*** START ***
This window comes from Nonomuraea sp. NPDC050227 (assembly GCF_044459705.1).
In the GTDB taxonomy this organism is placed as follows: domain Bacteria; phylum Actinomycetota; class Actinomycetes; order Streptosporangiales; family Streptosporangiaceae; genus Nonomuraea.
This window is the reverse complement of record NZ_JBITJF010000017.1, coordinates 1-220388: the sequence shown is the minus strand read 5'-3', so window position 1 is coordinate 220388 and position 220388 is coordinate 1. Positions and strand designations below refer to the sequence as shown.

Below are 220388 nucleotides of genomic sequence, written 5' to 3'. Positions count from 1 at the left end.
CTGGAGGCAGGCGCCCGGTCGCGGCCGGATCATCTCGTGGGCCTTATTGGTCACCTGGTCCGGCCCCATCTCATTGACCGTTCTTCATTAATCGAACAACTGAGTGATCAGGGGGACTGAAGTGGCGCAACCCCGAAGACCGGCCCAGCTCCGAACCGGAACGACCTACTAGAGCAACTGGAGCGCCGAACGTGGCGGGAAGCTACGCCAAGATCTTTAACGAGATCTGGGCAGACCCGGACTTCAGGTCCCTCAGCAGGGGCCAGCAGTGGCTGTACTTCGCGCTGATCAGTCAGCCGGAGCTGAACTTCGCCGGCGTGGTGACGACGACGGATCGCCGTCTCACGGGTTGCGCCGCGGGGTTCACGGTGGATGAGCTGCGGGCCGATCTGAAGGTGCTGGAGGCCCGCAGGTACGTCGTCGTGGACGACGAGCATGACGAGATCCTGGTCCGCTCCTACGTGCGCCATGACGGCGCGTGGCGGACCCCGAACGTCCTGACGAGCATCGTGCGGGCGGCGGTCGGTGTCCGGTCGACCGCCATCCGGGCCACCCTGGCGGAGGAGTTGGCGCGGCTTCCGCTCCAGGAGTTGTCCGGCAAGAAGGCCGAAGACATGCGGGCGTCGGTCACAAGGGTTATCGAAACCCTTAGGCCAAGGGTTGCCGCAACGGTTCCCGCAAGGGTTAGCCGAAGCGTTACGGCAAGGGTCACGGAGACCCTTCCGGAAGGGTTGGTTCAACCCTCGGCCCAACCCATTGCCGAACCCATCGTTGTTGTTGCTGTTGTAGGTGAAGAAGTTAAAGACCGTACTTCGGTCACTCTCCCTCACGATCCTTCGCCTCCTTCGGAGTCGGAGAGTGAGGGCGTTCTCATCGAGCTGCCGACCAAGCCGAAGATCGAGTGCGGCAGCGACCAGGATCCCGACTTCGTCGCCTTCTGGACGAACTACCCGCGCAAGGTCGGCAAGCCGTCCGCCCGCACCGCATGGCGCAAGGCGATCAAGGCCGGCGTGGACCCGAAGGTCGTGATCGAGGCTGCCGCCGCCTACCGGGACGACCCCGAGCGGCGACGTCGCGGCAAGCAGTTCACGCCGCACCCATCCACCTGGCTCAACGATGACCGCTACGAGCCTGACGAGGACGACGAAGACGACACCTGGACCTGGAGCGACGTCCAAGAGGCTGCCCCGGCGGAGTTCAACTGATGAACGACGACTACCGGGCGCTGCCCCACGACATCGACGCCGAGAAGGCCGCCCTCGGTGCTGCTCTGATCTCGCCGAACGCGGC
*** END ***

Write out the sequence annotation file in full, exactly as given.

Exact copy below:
This window comes from Nonomuraea sp. NPDC050227 (assembly GCF_044459705.1).
In the GTDB taxonomy this organism is placed as follows: domain Bacteria; phylum Actinomycetota; class Actinomycetes; order Streptosporangiales; family Streptosporangiaceae; genus Nonomuraea.
This window is the reverse complement of record NZ_JBITJF010000017.1, coordinates 1-220388: the sequence shown is the minus strand read 5'-3', so window position 1 is coordinate 220388 and position 220388 is coordinate 1. Positions and strand designations below refer to the sequence as shown.

Below are 220388 nucleotides of genomic sequence, written 5' to 3'. Positions count from 1 at the left end.
CTGGAGGCAGGCGCCCGGTCGCGGCCGGATCATCTCGTGGGCCTTATTGGTCACCTGGTCCGGCCCCATCTCATTGACCGTTCTTCATTAATCGAACAACTGAGTGATCAGGGGGACTGAAGTGGCGCAACCCCGAAGACCGGCCCAGCTCCGAACCGGAACGACCTACTAGAGCAACTGGAGCGCCGAACGTGGCGGGAAGCTACGCCAAGATCTTTAACGAGATCTGGGCAGACCCGGACTTCAGGTCCCTCAGCAGGGGCCAGCAGTGGCTGTACTTCGCGCTGATCAGTCAGCCGGAGCTGAACTTCGCCGGCGTGGTGACGACGACGGATCGCCGTCTCACGGGTTGCGCCGCGGGGTTCACGGTGGATGAGCTGCGGGCCGATCTGAAGGTGCTGGAGGCCCGCAGGTACGTCGTCGTGGACGACGAGCATGACGAGATCCTGGTCCGCTCCTACGTGCGCCATGACGGCGCGTGGCGGACCCCGAACGTCCTGACGAGCATCGTGCGGGCGGCGGTCGGTGTCCGGTCGACCGCCATCCGGGCCACCCTGGCGGAGGAGTTGGCGCGGCTTCCGCTCCAGGAGTTGTCCGGCAAGAAGGCCGAAGACATGCGGGCGTCGGTCACAAGGGTTATCGAAACCCTTAGGCCAAGGGTTGCCGCAACGGTTCCCGCAAGGGTTAGCCGAAGCGTTACGGCAAGGGTCACGGAGACCCTTCCGGAAGGGTTGGTTCAACCCTCGGCCCAACCCATTGCCGAACCCATCGTTGTTGTTGCTGTTGTAGGTGAAGAAGTTAAAGACCGTACTTCGGTCACTCTCCCTCACGATCCTTCGCCTCCTTCGGAGTCGGAGAGTGAGGGCGTTCTCATCGAGCTGCCGACCAAGCCGAAGATCGAGTGCGGCAGCGACCAGGATCCCGACTTCGTCGCCTTCTGGACGAACTACCCGCGCAAGGTCGGCAAGCCGTCCGCCCGCACCGCATGGCGCAAGGCGATCAAGGCCGGCGTGGACCCGAAGGTCGTGATCGAGGCTGCCGCCGCCTACCGGGACGACCCCGAGCGGCGACGTCGCGGCAAGCAGTTCACGCCGCACCCATCCACCTGGCTCAACGATGACCGCTACGAGCCTGACGAGGACGACGAAGACGACACCTGGACCTGGAGCGACGTCCAAGAGGCTGCCCCGGCGGAGTTCAACTGATGAACGACGACTACCGGGCGCTGCCCCACGACATCGACGCCGAGAAGGCCGCCCTCGGTGCTGCTCTGATCTCGCCGAACGCGGC